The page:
Scores were better than both the state and West Ada on the 2022 spring Idaho Reading Indicator, a screener for kindergarten through third-grade students.

Across the state, 68.2% of students were proficient readers; in West Ada 79.7% were. Chief Joseph’s 83.1% average was better by 14.9% over the state and 3.4% over the district. Two years ago, the school also outperformed both groups.

In 2022, the share of Chief Joseph students deemed proficient in reading and math by the Idaho Standards Achievement Test were higher than state and district averages. Their math score was nearly 30% over the state and reading was nearly 20% higher. They bested the district by 8% in both reading and math.

“I think we are also proud of the fact that every single subgroup matters, our kids with IEPs or kids who are facing homelessness. We’re going to grow all of them,” said Hart.

Students at Chief Joseph listen to a lesson in their homeroom. The school was recently named as one of the top 10 best performing schools in Idaho. (Darren Svan/EdNews)

How do they achieve success?

Rigorous core instruction plus “productive struggle” underpins their efforts. “We make sure they know this is going to be hard, but that’s okay,” Hart said.

Skills groups address specific deficiencies beyond core instruction. Students practice and master their grade-level skills or receive enrichment above their grade level. Their Title 1 funds pay for four additional interventionists to help instruct these groups.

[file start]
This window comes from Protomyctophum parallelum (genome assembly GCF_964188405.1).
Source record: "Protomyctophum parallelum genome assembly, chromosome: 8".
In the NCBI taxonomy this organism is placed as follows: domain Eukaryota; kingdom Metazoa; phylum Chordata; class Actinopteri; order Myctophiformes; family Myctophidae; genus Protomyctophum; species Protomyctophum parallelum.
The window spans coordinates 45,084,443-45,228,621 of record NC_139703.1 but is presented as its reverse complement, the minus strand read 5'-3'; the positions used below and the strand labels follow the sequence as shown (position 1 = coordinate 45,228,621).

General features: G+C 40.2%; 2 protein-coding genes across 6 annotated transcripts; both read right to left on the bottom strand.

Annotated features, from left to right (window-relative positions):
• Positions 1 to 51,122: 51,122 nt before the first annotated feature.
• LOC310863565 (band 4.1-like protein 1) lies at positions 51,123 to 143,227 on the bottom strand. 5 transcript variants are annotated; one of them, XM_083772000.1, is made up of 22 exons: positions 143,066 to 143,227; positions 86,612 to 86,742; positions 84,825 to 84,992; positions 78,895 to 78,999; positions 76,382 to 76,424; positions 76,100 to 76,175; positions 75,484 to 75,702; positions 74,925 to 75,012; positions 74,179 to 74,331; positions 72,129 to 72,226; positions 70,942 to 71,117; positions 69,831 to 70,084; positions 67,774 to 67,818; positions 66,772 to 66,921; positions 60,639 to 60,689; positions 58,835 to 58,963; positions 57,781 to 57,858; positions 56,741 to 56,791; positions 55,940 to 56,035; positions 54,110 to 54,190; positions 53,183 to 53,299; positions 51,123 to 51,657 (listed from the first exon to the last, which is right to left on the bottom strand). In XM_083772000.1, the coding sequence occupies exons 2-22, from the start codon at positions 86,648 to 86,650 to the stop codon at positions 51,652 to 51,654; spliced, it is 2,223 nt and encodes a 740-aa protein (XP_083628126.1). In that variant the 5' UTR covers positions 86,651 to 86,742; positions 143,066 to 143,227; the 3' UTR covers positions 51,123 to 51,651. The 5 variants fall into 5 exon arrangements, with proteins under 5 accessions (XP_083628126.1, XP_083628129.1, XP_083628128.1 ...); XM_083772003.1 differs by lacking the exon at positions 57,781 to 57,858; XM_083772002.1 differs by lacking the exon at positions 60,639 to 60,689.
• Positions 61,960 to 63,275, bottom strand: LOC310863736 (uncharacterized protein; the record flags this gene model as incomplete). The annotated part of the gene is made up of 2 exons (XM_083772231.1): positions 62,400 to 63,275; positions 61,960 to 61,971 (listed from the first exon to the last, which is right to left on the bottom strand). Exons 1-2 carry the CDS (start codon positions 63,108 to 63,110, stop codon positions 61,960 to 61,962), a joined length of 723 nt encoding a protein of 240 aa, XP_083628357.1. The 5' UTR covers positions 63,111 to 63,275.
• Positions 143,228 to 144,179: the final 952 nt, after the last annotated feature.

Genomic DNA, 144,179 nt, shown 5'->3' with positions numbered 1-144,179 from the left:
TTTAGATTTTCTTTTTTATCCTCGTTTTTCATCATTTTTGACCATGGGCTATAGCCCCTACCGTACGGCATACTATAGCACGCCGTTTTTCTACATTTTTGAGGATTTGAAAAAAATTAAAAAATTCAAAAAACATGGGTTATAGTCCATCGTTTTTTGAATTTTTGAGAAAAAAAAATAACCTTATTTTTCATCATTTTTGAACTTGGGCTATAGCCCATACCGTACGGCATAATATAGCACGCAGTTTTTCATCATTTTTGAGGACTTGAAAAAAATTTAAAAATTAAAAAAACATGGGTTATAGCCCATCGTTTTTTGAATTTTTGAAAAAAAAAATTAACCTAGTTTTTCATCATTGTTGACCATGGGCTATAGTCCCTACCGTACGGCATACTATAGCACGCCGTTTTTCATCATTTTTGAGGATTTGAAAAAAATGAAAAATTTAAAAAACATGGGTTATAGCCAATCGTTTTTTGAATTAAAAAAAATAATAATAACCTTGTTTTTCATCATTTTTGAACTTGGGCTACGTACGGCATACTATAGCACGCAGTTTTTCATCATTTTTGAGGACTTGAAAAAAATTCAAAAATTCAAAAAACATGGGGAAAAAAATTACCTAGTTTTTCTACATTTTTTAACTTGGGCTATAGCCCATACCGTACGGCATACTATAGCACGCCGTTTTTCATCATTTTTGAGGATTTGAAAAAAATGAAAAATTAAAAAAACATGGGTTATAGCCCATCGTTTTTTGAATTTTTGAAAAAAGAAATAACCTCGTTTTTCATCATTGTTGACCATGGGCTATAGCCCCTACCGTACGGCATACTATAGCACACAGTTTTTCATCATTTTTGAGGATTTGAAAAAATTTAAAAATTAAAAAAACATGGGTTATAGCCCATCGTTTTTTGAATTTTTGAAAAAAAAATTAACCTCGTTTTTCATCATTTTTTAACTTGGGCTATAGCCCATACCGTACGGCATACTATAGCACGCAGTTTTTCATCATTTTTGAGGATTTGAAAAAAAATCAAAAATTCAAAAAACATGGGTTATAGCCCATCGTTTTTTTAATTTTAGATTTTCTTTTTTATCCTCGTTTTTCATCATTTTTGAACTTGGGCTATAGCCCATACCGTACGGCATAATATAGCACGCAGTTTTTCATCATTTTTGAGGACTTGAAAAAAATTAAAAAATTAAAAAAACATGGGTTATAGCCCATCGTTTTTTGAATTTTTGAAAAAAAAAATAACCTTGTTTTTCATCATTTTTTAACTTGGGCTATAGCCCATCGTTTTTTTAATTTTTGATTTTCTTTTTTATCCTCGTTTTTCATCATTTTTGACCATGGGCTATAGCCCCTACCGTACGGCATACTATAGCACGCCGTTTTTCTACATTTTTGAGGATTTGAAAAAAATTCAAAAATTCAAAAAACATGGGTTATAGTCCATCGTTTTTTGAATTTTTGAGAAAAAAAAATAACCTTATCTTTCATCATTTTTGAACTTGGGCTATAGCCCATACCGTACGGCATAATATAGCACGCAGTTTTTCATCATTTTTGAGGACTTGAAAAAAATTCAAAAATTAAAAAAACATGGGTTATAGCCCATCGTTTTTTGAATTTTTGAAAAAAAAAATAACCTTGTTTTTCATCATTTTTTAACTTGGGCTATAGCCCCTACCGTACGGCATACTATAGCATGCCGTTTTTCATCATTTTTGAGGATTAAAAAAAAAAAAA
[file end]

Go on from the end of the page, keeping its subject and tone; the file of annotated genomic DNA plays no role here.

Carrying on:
“High expectations and kindness — this is what we do achieve,” Hart said. 

“We do our very best to support our staff too, so that they know that they’re making an awesome difference in kids’ lives.”

Idaho magnet schools and choice schools

“Magnet” schools offer a specific type of program outside of traditional instruction, like STEM, the arts, languages or international baccalaureate, according to the SDE. There are 24 magnet schools throughout Idaho.

“Choice schools” are online, charter, magnet or alternative schools. The SDE said there are 178 choice schools.

Chief Joseph elementary is a school of choice in West Ada for the arts. (Darren Svan/EdNews)

However, West Ada chooses to use the title “school of choice” for its magnet programs, one of which is Chief Joseph.

If there are more applicants than seats available, choice schools — or schools of choice in West Ada — rely on a lottery system similar to charter schools.

As an EL magnet, Chief Joseph employs two EL teachers and an EL paraprofessional who work alongside teachers.

“They have some competing forces happening in their brains. So they’re having to do double the work,” Hart said about EL students.

In addition, the school serves a community that is not affluent, yet they too are succeeding.

“Their brain is filled with other thoughts and needs,” Hart said. “I think when families feel economic stress, it trickles down to their kids.

“Until those basic needs are met, it’s really hard for them to focus on comprehension, or phonics. So we have a strong network of support for families, through our counselor and our social workers to try to get families the support they need.”

Darren Svan

Darren Svan

Reporter Darren Svan has a background in both journalism and education. Prior to working for military schools at overseas installations, he was news editor at several publications in Wyoming and Colorado. You can send news tips to [email protected].